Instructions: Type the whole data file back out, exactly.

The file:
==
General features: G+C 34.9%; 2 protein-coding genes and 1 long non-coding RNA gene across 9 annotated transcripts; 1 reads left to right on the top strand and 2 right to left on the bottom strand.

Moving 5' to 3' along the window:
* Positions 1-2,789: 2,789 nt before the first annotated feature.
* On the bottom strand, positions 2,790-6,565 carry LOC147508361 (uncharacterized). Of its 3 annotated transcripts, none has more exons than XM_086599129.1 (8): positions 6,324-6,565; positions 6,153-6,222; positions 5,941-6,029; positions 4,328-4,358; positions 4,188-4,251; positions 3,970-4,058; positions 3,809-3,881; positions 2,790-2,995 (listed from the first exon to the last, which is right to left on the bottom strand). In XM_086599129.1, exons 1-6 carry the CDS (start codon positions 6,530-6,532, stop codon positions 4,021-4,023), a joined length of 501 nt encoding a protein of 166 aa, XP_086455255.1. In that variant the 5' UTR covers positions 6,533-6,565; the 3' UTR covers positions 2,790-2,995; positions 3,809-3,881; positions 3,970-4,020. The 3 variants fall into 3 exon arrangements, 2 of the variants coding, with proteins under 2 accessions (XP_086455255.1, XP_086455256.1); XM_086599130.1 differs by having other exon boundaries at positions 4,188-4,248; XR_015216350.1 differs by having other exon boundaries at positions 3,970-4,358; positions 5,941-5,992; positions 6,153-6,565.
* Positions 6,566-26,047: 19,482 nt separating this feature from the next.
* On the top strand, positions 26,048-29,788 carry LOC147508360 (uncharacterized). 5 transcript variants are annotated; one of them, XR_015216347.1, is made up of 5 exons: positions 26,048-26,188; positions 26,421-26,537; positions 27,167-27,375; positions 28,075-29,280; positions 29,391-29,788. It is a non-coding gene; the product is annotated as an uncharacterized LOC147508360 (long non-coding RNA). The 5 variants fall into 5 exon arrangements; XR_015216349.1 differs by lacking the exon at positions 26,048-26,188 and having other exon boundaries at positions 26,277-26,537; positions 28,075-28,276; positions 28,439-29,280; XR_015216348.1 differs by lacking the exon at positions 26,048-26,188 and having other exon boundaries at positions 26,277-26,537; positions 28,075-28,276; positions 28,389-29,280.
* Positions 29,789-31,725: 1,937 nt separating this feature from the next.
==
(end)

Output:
General features: G+C 34.9%; 2 protein-coding genes and 1 long non-coding RNA gene across 9 annotated transcripts; 1 reads left to right on the top strand and 2 right to left on the bottom strand.

Moving 5' to 3' along the window:
* Positions 1-2,789: 2,789 nt before the first annotated feature.
* On the bottom strand, positions 2,790-6,565 carry LOC147508361 (uncharacterized). Of its 3 annotated transcripts, none has more exons than XM_086599129.1 (8): positions 6,324-6,565; positions 6,153-6,222; positions 5,941-6,029; positions 4,328-4,358; positions 4,188-4,251; positions 3,970-4,058; positions 3,809-3,881; positions 2,790-2,995 (listed from the first exon to the last, which is right to left on the bottom strand). In XM_086599129.1, exons 1-6 carry the CDS (start codon positions 6,530-6,532, stop codon positions 4,021-4,023), a joined length of 501 nt encoding a protein of 166 aa, XP_086455255.1. In that variant the 5' UTR covers positions 6,533-6,565; the 3' UTR covers positions 2,790-2,995; positions 3,809-3,881; positions 3,970-4,020. The 3 variants fall into 3 exon arrangements, 2 of the variants coding, with proteins under 2 accessions (XP_086455255.1, XP_086455256.1); XM_086599130.1 differs by having other exon boundaries at positions 4,188-4,248; XR_015216350.1 differs by having other exon boundaries at positions 3,970-4,358; positions 5,941-5,992; positions 6,153-6,565.
* Positions 6,566-26,047: 19,482 nt separating this feature from the next.
* On the top strand, positions 26,048-29,788 carry LOC147508360 (uncharacterized). 5 transcript variants are annotated; one of them, XR_015216347.1, is made up of 5 exons: positions 26,048-26,188; positions 26,421-26,537; positions 27,167-27,375; positions 28,075-29,280; positions 29,391-29,788. It is a non-coding gene; the product is annotated as an uncharacterized LOC147508360 (long non-coding RNA). The 5 variants fall into 5 exon arrangements; XR_015216349.1 differs by lacking the exon at positions 26,048-26,188 and having other exon boundaries at positions 26,277-26,537; positions 28,075-28,276; positions 28,439-29,280; XR_015216348.1 differs by lacking the exon at positions 26,048-26,188 and having other exon boundaries at positions 26,277-26,537; positions 28,075-28,276; positions 28,389-29,280.
* Positions 29,789-31,725: 1,937 nt separating this feature from the next.